There are plenty of reasons to worry about the future of the region. In the city of Berehove, the Hungarian Transcarpathian Institute offers a program to learn Ukrainian for Hungarian speakers—in Ukraine. A Hungarian flag hangs from the large Catholic church in the downtown square. Incredibly, the city council office boasts Ukrainian and Hungarian flags. I have to keep reminding myself that I am in Ukraine, not Hungary.
There may be a way forward. In the town of Vynohradiv, 13 to 26 percent of the 30,000 residents are Hungarian. They speak Ukrainian and Hungarian fluently and there is a natural mixing of identities. If Zelenskyy is to achieve his goal—Ukraine joining Europe’s tony clubs, including NATO—he must find a way to work with a recalcitrant Budapest and better integrate the Carpathian region into the nation-building project already underway. Overcoming this challenge will be anything but easy.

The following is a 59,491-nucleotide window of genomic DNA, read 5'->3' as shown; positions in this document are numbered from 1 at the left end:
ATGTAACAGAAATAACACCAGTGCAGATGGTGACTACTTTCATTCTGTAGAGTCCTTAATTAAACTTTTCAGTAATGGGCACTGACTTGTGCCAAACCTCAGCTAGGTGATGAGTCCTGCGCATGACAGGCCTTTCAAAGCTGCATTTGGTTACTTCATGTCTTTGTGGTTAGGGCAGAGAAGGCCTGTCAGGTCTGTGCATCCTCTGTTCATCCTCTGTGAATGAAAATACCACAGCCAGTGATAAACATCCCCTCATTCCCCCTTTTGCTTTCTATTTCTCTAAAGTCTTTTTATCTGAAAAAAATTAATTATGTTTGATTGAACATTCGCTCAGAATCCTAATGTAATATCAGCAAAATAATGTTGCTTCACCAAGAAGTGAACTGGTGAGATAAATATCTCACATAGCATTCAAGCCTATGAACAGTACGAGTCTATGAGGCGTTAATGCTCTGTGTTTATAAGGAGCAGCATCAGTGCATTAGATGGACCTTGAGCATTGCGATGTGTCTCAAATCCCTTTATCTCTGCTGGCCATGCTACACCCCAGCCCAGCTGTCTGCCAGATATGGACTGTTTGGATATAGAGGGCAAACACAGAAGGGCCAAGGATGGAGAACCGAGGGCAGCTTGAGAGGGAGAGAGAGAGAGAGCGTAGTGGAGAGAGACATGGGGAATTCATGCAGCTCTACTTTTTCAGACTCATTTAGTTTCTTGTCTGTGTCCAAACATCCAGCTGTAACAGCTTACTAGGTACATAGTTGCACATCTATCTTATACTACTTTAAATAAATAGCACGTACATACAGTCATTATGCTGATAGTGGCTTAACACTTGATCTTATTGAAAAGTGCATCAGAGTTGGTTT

Melinda Haring is the Deputy Director of the Atlantic Council’s Eurasia Center. She tweets @melindaharing.